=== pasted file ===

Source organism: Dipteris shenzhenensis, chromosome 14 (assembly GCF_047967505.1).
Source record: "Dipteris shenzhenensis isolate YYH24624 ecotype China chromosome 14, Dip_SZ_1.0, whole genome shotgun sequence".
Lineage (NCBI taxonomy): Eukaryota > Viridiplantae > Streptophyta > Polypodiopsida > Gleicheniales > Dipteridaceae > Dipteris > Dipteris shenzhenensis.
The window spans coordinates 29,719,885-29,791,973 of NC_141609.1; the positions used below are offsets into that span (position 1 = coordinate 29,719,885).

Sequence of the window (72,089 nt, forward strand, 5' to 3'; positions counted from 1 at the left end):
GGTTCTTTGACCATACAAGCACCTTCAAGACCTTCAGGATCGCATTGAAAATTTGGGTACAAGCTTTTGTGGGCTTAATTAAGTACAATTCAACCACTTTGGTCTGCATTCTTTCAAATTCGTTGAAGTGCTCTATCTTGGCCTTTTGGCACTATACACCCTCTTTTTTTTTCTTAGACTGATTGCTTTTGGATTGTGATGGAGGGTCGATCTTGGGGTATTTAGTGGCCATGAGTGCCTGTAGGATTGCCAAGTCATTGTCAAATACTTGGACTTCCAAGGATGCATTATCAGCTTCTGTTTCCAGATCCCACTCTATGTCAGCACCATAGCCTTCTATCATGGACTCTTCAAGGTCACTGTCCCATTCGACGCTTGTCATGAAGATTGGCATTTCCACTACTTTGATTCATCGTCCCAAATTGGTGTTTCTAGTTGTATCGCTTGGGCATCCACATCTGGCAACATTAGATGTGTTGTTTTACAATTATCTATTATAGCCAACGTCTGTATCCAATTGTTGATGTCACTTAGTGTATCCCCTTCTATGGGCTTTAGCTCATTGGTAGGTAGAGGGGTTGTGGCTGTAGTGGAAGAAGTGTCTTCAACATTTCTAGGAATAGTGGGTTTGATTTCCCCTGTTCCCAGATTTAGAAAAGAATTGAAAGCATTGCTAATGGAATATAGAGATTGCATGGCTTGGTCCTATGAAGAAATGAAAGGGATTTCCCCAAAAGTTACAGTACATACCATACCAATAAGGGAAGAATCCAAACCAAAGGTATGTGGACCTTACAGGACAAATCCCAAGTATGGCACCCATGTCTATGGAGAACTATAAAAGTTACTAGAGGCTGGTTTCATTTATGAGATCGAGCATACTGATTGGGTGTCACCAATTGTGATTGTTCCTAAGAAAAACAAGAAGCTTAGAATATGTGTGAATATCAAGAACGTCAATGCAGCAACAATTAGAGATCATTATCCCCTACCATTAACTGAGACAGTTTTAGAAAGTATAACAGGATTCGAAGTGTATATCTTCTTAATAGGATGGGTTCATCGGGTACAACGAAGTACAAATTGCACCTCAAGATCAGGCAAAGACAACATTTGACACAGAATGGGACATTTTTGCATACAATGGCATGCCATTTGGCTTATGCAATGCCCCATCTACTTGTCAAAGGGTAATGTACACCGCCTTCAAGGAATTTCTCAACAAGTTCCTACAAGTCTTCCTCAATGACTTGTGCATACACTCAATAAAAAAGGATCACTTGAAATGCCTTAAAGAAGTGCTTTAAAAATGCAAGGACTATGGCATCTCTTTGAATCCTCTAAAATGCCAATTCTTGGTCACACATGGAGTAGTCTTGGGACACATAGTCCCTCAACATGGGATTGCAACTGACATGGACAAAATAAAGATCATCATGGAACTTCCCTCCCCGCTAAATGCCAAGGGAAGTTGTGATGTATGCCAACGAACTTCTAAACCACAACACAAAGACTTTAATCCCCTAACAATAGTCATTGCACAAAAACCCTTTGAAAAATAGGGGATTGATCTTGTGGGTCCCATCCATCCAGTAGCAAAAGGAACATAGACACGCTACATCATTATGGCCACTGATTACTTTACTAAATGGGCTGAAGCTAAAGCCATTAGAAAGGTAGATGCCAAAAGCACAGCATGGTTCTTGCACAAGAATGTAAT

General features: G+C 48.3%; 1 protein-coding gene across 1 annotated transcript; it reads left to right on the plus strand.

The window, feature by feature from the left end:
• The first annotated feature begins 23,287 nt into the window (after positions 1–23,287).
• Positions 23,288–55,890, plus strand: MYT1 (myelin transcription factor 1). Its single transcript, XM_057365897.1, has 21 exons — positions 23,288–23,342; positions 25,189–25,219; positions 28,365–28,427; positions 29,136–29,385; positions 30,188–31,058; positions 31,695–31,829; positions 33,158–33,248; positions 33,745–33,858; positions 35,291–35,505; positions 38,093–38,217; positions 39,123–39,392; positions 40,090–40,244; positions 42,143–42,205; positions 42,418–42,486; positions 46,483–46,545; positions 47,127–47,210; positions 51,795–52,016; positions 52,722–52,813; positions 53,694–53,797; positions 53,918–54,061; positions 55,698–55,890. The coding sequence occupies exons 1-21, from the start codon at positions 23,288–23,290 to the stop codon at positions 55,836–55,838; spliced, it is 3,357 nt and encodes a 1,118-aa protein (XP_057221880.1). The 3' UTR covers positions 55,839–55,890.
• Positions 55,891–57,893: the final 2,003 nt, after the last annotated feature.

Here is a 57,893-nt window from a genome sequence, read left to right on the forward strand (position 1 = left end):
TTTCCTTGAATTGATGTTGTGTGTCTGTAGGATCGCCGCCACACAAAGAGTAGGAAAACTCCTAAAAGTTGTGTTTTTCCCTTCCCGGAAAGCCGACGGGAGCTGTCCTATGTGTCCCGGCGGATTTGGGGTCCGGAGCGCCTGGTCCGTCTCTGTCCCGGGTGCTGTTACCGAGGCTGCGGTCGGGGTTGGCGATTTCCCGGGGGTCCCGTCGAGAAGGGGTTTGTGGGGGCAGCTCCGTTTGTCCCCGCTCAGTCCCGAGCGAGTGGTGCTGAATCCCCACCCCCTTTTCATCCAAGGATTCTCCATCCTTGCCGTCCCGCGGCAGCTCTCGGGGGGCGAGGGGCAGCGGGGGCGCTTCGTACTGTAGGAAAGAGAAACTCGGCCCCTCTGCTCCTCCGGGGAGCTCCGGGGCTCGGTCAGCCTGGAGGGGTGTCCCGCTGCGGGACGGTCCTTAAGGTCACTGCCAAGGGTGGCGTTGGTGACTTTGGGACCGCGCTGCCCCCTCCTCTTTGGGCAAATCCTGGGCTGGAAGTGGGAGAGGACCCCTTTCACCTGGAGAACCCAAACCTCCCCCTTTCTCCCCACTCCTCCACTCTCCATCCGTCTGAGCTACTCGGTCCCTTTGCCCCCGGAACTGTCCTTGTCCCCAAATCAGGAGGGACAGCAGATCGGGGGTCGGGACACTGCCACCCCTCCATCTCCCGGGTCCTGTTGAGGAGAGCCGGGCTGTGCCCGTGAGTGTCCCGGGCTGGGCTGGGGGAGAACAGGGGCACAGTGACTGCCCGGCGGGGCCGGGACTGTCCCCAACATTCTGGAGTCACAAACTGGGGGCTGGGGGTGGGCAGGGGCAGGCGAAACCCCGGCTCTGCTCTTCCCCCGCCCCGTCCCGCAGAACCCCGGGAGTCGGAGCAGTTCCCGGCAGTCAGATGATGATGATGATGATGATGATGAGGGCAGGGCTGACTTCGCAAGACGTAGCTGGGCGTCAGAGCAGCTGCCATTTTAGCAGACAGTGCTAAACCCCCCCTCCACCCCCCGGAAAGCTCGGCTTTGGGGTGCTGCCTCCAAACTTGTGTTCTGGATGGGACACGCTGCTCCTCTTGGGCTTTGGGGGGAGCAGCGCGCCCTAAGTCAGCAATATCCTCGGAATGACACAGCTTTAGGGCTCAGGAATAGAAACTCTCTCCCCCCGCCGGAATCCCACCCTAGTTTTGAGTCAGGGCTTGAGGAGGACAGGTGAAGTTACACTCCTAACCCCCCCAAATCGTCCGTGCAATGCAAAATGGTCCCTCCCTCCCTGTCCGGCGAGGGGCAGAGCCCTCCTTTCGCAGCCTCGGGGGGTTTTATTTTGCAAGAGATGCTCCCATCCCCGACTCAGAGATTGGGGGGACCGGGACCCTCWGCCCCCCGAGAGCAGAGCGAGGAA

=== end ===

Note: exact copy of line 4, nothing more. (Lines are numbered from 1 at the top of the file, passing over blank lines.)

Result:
The window spans coordinates 29,719,885-29,791,973 of NC_141609.1; the positions used below are offsets into that span (position 1 = coordinate 29,719,885).